Microbially mediated transformation of arsenic and sulfur compounds in Mono Lake, California, USA
Edwardson, Christian Frederick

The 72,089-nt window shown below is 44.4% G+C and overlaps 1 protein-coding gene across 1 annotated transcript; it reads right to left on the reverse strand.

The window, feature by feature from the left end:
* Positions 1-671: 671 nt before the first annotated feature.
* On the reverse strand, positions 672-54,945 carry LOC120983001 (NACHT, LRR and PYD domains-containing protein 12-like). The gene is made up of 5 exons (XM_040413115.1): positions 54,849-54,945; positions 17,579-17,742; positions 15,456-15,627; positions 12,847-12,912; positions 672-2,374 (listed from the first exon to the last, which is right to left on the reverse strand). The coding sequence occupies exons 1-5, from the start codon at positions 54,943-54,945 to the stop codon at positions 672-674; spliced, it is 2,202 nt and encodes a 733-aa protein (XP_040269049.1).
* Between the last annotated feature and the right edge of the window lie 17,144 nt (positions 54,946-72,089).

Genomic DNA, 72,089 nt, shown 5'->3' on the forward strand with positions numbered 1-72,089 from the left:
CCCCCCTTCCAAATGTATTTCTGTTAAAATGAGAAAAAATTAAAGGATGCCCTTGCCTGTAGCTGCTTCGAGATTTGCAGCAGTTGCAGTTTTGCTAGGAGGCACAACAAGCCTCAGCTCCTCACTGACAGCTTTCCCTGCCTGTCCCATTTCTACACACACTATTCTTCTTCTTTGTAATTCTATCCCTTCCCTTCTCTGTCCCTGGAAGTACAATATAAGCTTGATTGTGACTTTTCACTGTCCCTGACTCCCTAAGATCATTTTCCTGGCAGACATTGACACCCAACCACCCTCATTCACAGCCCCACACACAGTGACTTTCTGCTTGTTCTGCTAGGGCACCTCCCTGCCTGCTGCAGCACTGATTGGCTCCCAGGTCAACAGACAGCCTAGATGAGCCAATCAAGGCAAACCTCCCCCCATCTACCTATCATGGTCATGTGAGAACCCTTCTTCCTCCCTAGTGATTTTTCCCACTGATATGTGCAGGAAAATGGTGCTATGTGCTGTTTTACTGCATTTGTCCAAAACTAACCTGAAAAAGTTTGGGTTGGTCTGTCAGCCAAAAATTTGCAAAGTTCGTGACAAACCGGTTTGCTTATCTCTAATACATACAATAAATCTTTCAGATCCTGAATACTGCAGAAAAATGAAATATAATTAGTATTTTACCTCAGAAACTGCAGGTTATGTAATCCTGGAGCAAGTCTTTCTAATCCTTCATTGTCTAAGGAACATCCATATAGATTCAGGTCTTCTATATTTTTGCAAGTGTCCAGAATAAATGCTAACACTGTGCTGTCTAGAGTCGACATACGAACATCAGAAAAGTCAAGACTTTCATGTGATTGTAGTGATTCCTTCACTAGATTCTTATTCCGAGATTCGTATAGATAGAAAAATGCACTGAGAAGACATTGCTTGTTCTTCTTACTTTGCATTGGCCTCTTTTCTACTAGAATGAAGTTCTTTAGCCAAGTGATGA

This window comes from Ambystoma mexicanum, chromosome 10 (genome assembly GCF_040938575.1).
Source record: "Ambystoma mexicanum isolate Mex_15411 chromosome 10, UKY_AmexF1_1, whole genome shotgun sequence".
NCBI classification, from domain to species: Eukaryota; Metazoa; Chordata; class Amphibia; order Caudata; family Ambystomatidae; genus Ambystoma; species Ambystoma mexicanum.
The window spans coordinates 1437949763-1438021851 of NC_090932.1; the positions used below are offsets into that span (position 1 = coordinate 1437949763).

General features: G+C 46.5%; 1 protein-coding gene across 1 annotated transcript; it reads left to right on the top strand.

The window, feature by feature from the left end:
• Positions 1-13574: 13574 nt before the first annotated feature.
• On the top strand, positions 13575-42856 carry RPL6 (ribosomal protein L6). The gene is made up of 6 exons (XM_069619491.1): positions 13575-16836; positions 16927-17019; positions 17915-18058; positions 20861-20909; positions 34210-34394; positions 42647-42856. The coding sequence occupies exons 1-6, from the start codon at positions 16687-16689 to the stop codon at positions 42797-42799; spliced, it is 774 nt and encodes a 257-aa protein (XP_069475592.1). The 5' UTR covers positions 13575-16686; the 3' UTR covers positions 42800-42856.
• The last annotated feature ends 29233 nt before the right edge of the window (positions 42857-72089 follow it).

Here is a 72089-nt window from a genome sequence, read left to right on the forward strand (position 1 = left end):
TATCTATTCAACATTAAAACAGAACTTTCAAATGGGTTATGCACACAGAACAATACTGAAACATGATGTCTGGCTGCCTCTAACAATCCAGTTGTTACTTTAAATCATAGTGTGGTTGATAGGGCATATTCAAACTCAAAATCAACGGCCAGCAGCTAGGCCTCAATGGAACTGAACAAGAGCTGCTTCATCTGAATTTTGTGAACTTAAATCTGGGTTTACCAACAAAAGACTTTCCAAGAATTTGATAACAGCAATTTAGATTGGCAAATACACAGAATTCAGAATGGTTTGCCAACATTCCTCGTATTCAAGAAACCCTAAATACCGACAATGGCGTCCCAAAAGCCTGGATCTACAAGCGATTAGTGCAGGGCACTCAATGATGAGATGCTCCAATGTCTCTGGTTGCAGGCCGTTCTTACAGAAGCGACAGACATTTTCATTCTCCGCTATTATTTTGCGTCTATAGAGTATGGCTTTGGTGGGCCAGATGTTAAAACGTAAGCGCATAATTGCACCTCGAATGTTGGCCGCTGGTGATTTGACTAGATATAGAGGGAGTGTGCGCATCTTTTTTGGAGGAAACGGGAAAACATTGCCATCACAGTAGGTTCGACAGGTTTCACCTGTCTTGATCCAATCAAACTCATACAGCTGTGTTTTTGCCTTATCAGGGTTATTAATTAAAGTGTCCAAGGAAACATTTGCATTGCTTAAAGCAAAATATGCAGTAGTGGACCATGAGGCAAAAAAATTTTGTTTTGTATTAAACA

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The transformation of arsenic, sulfur, and thioarsenic compounds was examined in alkaline, hypersaline Mono Lake, California, USA. The microbial communities were surveyed at five depths along a redox gradient at the deepest station in the lake using both 16S rRNA tag pyrosequencing and metatranscriptomics approaches. Most of the abundant OTUs observed in the 16S amplicon survey had been found previously in Mono Lake, thus indicating the microbial community remained relatively stable through periods of meromixis and mixing. Similar taxa were found through metatranscriptomics, but abundances varied, especially with Bacteroidetes (relatively less abundant) and Proteobacteria (relatively more abundant). The metatranscriptome samples were examined for arsenic- and sulfur-transforming bacteria by identifying transcript hits to enzymes catalyzing arsenic and sulfur redox transformations. Arsenite oxidase transcripts were dominated by the alternative (arxA) rather than the canonical (aioA) arsenite oxidase and were affiliated with organisms not previously identified as being involved in arsenite oxidation (Thioalkalivibrio and Halomonas). Arsenate reductase (arrA) transcripts were dominated by Deltaproteobacteria and Firmicutes. Transcripts of important sulfur cycle genes (soxB, aprA, dsrA) were dominated by sulfur-oxidizing Gammaproteobacteria and Deltaproteobacteria at 15 and 18 m, with a transition to sulfate reducing Deltaproteobacteria at 18-31 m. These results highlight the shift from arsenite and sulfide oxidation in the oxycline (15-18 m) to arsenate and sulfate reduction in the anoxic bottom waters (18-31 m), as has been detected by previous rate measurements. A phototrophic enrichment culture that was dominated by the purple sulfur bacteria Ectothiorhodospira sp. was obtained by amending Mono Lake water with thioarsenic compounds. The culture was able to convert thioarsenic compounds, arsenite, thiosulfate and monothioarsenate to obtain energy for photosynthetic growth. Monothioarsenate was used as the sole electron donor for anoxygenic photosynthesis, and the transformation was light-dependent. Additional pure cultures of members of the Ectothiorhodospiraceae were tested and most were able to convert monothioarsenate to arsenate. These findings highlight the important interactions between sulfur and arsenic in hypersaline, alkaline environments where arsenic is prevalent. The links between the bacteria that oxidize sulfur and arsenite and bacteria that reduce sulfate and arsenate are clearer.